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Environment: Where The Sky Stays Dark

6 minute read
Frederick Painton

Officially, the ravages of pollution in Eastern Europe were classified information, Communism’s dirtiest secret. For more than 40 years, as the devastation mounted, only a few officials kept track of the toll. The people could see, smell and sometimes choke on contaminated air and water. They could watch the grime accumulate on their homes and see the vegetation die. But they could not speak about it or protest too loudly, lest they be harassed as dangerous dissidents.

Only now, as democratic revolutions take hold, is the full extent of Eastern Europe’s stunning ecological disaster emerging. Flying over Poland, Czechoslovakia and East Germany on an otherwise clear day, one can see whole valleys enveloped in a heavy blue haze from the belching smokestacks that disfigure the landscape. Littered across the East bloc, obsolete and unsafe nuclear reactors are decaying, each threatening a reprise of the 1986 Chernobyl accident. The Danube River and Baltic Sea are deadly sumps. Many lakes and streams are fishless, forests are dying, and blackened cities are decorated with pollution-eroded sculpture.

The pervasive grime does more than degrade the quality of life; it cripples and shortens the lives of human beings. Illnesses traceable to pollution consume more than 13% of Hungary’s health budget; at least 1 out of 17 Hungarian deaths stems from environmental causes. Around the East German industrial center of Leipzig, life expectancy is six years less than the national average. In the nearby town of Espenhain, 4 out of 5 children develop chronic bronchitis or heart ailments by the age of seven. Children in northern Bohemia, the heart of Czechoslovakia’s industrial region, are taken out of the area for up to a month each year as a health measure.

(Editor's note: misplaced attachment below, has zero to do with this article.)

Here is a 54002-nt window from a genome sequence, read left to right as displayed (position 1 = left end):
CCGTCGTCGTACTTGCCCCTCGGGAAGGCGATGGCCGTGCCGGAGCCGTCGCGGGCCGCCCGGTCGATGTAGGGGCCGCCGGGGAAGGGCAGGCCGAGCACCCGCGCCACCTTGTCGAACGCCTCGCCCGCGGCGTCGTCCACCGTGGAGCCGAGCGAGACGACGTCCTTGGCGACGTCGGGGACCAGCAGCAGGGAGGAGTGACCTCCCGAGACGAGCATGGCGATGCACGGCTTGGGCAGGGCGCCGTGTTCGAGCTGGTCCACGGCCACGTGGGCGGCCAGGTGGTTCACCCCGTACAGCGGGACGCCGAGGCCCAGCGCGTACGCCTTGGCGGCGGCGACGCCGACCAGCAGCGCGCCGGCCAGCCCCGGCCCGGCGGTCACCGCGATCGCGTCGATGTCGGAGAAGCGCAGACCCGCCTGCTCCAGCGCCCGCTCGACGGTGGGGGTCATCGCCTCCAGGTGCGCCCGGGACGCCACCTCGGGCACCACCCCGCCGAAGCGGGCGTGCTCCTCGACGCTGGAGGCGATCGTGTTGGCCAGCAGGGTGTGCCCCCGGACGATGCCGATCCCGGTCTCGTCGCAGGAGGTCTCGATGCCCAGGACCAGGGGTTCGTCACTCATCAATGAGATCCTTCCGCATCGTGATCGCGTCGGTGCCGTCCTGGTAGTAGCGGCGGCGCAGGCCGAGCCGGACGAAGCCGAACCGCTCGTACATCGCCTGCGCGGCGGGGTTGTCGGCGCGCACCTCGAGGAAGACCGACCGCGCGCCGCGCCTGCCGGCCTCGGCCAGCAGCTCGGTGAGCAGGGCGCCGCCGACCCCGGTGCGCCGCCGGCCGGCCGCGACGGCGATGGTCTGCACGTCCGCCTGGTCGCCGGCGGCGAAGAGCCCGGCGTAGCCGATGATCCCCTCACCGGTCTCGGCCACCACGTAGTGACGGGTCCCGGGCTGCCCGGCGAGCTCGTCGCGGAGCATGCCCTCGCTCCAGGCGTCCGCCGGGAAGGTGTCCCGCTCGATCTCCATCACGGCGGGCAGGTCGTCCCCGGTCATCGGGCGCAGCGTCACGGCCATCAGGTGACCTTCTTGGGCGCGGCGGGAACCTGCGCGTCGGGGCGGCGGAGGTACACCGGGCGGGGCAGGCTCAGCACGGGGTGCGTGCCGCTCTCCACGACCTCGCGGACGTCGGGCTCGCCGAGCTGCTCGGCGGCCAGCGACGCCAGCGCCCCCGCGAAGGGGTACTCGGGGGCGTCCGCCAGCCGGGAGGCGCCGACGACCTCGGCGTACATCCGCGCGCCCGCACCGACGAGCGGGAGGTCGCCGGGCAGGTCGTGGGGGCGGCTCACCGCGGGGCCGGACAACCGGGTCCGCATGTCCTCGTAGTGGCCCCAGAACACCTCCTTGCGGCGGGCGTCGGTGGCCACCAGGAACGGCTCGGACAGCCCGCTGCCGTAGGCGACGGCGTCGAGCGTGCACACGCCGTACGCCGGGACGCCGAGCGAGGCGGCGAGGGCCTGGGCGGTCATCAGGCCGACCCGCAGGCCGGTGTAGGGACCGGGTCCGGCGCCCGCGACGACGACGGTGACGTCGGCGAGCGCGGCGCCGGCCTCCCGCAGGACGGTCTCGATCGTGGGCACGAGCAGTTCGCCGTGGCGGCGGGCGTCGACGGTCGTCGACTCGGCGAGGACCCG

A major source of the pollution is the relentless burning of soft, brown high-sulfur coal, called lignite, which is the basic fuel of the East bloc. On cold winter days in Leipzig, the yellow-brown smog emitted by coal-fired power plants is so thick that drivers are forced to turn on their headlights during the day. In the triangle comprising southern Poland and northern Czechoslovakia, which is covered by a permanent cloud of emissions from factories and power plants, residents complain that the air is so bad that washed clothes turn dirty before they can dry on the line. For miles around the notorious Romanian “black town” of Copsa Mica, the trees and grass are so stained by soot that they look as if they have been soaked in ink. “Even horses can stay here for only a couple of years,” says Dr. Alexandru Balin, who works in a local occupational-health clinic. “Then they have to be taken away, or else they will die.”